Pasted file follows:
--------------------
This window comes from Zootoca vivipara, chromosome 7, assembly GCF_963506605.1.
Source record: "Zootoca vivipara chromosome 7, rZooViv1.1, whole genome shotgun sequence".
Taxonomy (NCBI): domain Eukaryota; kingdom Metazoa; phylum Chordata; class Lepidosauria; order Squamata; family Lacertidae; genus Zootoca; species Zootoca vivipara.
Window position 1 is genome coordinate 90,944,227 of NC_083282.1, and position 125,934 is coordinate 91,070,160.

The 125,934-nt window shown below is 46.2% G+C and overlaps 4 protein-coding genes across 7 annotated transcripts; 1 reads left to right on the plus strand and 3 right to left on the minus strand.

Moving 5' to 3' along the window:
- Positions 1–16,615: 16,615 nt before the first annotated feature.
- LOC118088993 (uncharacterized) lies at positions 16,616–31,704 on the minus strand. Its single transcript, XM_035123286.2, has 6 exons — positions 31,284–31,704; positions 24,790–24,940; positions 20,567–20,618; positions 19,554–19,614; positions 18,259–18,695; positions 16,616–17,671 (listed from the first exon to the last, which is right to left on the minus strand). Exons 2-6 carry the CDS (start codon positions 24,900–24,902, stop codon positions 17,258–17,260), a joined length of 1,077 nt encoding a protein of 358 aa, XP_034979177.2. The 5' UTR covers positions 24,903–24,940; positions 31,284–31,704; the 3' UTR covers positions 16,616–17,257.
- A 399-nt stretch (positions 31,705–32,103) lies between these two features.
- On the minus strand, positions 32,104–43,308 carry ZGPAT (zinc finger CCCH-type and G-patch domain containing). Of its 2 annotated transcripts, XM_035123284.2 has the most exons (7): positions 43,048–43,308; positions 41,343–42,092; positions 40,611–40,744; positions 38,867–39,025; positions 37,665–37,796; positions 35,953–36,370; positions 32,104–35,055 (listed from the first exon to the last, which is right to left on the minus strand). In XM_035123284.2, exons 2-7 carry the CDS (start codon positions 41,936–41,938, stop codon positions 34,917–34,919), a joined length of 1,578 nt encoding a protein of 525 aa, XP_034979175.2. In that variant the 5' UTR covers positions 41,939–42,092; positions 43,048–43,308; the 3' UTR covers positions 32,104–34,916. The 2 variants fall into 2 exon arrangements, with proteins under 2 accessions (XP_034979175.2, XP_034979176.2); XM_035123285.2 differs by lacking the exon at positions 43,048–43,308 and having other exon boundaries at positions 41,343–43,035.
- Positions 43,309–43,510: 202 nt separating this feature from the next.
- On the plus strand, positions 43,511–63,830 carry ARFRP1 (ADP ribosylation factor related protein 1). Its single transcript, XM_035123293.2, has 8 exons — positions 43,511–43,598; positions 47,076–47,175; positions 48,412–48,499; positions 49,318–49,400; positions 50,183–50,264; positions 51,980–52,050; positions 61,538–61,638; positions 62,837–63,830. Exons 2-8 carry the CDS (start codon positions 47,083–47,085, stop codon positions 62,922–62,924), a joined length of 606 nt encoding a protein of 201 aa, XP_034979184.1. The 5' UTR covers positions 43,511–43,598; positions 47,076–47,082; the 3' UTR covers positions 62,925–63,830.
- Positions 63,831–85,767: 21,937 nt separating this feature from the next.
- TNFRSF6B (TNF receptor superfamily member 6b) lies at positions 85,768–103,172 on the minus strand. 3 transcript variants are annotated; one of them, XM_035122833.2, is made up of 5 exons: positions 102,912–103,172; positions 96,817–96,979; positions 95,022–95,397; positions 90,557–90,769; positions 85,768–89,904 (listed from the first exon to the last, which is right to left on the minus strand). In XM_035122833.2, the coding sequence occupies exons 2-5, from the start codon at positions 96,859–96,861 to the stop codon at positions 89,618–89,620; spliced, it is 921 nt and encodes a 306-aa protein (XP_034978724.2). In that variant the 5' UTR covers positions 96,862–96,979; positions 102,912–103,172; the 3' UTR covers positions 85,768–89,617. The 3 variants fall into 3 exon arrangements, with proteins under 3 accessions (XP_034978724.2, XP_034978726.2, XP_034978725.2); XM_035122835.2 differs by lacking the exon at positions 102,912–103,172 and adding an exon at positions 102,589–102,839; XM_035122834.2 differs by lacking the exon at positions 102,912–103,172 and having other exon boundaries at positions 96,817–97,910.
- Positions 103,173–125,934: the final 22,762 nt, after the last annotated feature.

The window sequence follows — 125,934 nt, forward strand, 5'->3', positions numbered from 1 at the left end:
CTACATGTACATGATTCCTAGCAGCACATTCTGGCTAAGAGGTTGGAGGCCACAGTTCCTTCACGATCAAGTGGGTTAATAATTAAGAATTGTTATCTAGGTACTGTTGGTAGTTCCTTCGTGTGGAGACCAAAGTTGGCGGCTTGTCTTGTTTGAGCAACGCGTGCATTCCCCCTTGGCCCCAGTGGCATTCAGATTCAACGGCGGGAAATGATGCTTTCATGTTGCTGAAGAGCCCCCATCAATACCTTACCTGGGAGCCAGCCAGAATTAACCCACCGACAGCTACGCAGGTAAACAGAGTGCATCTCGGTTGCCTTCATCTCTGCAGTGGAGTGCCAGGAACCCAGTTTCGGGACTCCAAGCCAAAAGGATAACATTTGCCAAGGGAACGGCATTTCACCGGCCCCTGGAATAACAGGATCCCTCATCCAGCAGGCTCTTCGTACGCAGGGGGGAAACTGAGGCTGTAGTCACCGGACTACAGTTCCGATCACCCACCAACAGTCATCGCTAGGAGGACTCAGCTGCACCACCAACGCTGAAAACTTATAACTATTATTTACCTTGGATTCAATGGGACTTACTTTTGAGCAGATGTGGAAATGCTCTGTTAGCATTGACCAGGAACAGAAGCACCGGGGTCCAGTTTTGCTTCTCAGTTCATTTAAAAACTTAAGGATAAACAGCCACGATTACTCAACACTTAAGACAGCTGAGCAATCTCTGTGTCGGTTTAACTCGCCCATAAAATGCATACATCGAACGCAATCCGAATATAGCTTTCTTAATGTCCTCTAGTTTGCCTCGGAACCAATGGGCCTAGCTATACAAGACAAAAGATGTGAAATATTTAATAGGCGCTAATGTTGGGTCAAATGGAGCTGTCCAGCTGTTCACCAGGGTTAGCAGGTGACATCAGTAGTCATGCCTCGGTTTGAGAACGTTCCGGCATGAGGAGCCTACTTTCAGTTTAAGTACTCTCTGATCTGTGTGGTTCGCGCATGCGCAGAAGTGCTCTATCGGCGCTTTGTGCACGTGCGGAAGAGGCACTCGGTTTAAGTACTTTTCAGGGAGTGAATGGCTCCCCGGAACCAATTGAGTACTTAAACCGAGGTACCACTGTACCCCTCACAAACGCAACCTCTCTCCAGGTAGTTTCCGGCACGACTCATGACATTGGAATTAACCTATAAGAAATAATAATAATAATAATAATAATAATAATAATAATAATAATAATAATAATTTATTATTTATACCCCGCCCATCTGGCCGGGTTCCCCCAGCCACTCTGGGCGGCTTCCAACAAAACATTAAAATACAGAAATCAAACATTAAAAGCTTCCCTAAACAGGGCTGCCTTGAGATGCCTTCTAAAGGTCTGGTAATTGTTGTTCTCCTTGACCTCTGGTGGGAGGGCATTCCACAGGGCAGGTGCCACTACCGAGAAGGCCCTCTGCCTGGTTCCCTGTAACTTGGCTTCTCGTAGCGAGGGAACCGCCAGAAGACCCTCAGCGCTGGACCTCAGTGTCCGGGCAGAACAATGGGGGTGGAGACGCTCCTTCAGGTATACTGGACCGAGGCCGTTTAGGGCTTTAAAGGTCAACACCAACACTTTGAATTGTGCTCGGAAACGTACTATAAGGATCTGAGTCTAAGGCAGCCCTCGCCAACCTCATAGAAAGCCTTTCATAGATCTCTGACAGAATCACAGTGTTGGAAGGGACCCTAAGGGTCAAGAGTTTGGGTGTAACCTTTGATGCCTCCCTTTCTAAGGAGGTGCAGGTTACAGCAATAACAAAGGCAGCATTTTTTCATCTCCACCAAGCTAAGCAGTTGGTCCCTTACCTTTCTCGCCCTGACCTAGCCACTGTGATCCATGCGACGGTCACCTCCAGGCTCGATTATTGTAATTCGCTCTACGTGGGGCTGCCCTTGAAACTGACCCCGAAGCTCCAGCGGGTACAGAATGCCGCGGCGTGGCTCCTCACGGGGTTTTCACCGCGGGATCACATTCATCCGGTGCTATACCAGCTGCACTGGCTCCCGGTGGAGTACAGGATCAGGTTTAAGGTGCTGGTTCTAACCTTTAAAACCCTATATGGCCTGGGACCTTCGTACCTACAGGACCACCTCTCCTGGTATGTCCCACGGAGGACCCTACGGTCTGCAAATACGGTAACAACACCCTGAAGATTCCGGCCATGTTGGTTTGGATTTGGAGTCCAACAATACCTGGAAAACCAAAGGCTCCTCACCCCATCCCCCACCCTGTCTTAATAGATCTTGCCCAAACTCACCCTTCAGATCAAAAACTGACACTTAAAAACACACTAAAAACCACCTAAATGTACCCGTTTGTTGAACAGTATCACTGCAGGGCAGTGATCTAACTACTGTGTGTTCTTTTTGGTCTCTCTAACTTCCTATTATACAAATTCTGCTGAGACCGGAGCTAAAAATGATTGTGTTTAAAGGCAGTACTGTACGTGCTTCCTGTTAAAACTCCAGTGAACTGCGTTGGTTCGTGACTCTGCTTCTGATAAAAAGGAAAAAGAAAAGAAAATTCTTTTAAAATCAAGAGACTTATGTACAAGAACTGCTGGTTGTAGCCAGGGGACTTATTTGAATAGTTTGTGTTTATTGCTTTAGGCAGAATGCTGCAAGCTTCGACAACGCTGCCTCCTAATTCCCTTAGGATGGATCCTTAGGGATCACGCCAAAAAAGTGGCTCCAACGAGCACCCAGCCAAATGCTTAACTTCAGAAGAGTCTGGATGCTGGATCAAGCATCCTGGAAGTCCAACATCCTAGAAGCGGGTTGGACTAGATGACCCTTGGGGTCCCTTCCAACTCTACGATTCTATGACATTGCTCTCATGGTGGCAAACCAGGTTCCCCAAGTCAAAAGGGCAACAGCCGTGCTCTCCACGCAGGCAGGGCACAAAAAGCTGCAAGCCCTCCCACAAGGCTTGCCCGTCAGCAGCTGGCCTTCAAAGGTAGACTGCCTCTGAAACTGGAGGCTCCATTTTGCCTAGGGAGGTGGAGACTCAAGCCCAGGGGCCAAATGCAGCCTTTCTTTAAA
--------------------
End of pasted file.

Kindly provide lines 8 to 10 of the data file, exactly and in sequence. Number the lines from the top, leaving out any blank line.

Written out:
- LOC118088993 (uncharacterized) lies at positions 16,616–31,704 on the minus strand. Its single transcript, XM_035123286.2, has 6 exons — positions 31,284–31,704; positions 24,790–24,940; positions 20,567–20,618; positions 19,554–19,614; positions 18,259–18,695; positions 16,616–17,671 (listed from the first exon to the last, which is right to left on the minus strand). Exons 2-6 carry the CDS (start codon positions 24,900–24,902, stop codon positions 17,258–17,260), a joined length of 1,077 nt encoding a protein of 358 aa, XP_034979177.2. The 5' UTR covers positions 24,903–24,940; positions 31,284–31,704; the 3' UTR covers positions 16,616–17,257.
- A 399-nt stretch (positions 31,705–32,103) lies between these two features.
- On the minus strand, positions 32,104–43,308 carry ZGPAT (zinc finger CCCH-type and G-patch domain containing). Of its 2 annotated transcripts, XM_035123284.2 has the most exons (7): positions 43,048–43,308; positions 41,343–42,092; positions 40,611–40,744; positions 38,867–39,025; positions 37,665–37,796; positions 35,953–36,370; positions 32,104–35,055 (listed from the first exon to the last, which is right to left on the minus strand). In XM_035123284.2, exons 2-7 carry the CDS (start codon positions 41,936–41,938, stop codon positions 34,917–34,919), a joined length of 1,578 nt encoding a protein of 525 aa, XP_034979175.2. In that variant the 5' UTR covers positions 41,939–42,092; positions 43,048–43,308; the 3' UTR covers positions 32,104–34,916. The 2 variants fall into 2 exon arrangements, with proteins under 2 accessions (XP_034979175.2, XP_034979176.2); XM_035123285.2 differs by lacking the exon at positions 43,048–43,308 and having other exon boundaries at positions 41,343–43,035.